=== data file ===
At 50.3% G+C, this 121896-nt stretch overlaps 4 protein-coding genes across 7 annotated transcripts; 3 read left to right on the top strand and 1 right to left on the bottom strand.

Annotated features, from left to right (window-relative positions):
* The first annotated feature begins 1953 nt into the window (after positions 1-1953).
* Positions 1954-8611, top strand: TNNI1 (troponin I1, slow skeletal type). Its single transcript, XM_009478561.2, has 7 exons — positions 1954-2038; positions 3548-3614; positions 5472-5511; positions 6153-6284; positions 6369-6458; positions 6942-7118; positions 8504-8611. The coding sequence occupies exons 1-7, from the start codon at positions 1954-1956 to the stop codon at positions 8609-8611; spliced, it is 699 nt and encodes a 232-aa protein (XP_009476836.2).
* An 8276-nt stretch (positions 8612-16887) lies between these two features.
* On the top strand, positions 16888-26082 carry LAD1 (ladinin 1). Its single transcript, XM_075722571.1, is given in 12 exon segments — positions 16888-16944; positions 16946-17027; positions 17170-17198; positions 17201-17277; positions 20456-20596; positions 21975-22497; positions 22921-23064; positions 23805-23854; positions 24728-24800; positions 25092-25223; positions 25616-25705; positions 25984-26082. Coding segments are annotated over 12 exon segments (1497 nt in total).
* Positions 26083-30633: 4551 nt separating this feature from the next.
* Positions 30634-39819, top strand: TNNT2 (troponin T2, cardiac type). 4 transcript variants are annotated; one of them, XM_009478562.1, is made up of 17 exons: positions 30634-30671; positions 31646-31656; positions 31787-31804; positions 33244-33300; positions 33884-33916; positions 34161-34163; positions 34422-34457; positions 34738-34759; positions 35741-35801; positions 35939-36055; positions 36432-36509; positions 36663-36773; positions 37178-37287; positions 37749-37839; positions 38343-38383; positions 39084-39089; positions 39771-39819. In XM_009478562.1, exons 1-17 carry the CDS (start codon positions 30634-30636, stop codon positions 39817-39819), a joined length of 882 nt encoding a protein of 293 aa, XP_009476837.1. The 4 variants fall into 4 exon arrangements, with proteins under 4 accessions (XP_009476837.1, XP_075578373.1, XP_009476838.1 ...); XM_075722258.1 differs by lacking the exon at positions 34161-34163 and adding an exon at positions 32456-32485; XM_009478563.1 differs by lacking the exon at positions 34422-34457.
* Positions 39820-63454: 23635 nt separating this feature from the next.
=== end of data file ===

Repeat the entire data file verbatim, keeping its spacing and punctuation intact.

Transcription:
At 50.3% G+C, this 121896-nt stretch overlaps 4 protein-coding genes across 7 annotated transcripts; 3 read left to right on the top strand and 1 right to left on the bottom strand.

Annotated features, from left to right (window-relative positions):
* The first annotated feature begins 1953 nt into the window (after positions 1-1953).
* Positions 1954-8611, top strand: TNNI1 (troponin I1, slow skeletal type). Its single transcript, XM_009478561.2, has 7 exons — positions 1954-2038; positions 3548-3614; positions 5472-5511; positions 6153-6284; positions 6369-6458; positions 6942-7118; positions 8504-8611. The coding sequence occupies exons 1-7, from the start codon at positions 1954-1956 to the stop codon at positions 8609-8611; spliced, it is 699 nt and encodes a 232-aa protein (XP_009476836.2).
* An 8276-nt stretch (positions 8612-16887) lies between these two features.
* On the top strand, positions 16888-26082 carry LAD1 (ladinin 1). Its single transcript, XM_075722571.1, is given in 12 exon segments — positions 16888-16944; positions 16946-17027; positions 17170-17198; positions 17201-17277; positions 20456-20596; positions 21975-22497; positions 22921-23064; positions 23805-23854; positions 24728-24800; positions 25092-25223; positions 25616-25705; positions 25984-26082. Coding segments are annotated over 12 exon segments (1497 nt in total).
* Positions 26083-30633: 4551 nt separating this feature from the next.
* Positions 30634-39819, top strand: TNNT2 (troponin T2, cardiac type). 4 transcript variants are annotated; one of them, XM_009478562.1, is made up of 17 exons: positions 30634-30671; positions 31646-31656; positions 31787-31804; positions 33244-33300; positions 33884-33916; positions 34161-34163; positions 34422-34457; positions 34738-34759; positions 35741-35801; positions 35939-36055; positions 36432-36509; positions 36663-36773; positions 37178-37287; positions 37749-37839; positions 38343-38383; positions 39084-39089; positions 39771-39819. In XM_009478562.1, exons 1-17 carry the CDS (start codon positions 30634-30636, stop codon positions 39817-39819), a joined length of 882 nt encoding a protein of 293 aa, XP_009476837.1. The 4 variants fall into 4 exon arrangements, with proteins under 4 accessions (XP_009476837.1, XP_075578373.1, XP_009476838.1 ...); XM_075722258.1 differs by lacking the exon at positions 34161-34163 and adding an exon at positions 32456-32485; XM_009478563.1 differs by lacking the exon at positions 34422-34457.
* Positions 39820-63454: 23635 nt separating this feature from the next.